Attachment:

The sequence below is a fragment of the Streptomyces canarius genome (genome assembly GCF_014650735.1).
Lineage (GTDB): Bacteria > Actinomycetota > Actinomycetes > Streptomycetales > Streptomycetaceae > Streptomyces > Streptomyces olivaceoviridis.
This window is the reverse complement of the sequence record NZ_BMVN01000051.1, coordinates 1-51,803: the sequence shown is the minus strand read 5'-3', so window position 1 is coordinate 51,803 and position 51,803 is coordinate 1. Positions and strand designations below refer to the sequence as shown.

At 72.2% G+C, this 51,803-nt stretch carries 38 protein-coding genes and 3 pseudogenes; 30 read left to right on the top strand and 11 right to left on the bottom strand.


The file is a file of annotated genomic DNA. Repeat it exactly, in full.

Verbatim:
The sequence below is a fragment of the Streptomyces canarius genome (genome assembly GCF_014650735.1).
Lineage (GTDB): Bacteria > Actinomycetota > Actinomycetes > Streptomycetales > Streptomycetaceae > Streptomyces > Streptomyces olivaceoviridis.
This window is the reverse complement of the sequence record NZ_BMVN01000051.1, coordinates 1-51,803: the sequence shown is the minus strand read 5'-3', so window position 1 is coordinate 51,803 and position 51,803 is coordinate 1. Positions and strand designations below refer to the sequence as shown.

At 72.2% G+C, this 51,803-nt stretch carries 38 protein-coding genes and 3 pseudogenes; 30 read left to right on the top strand and 11 right to left on the bottom strand.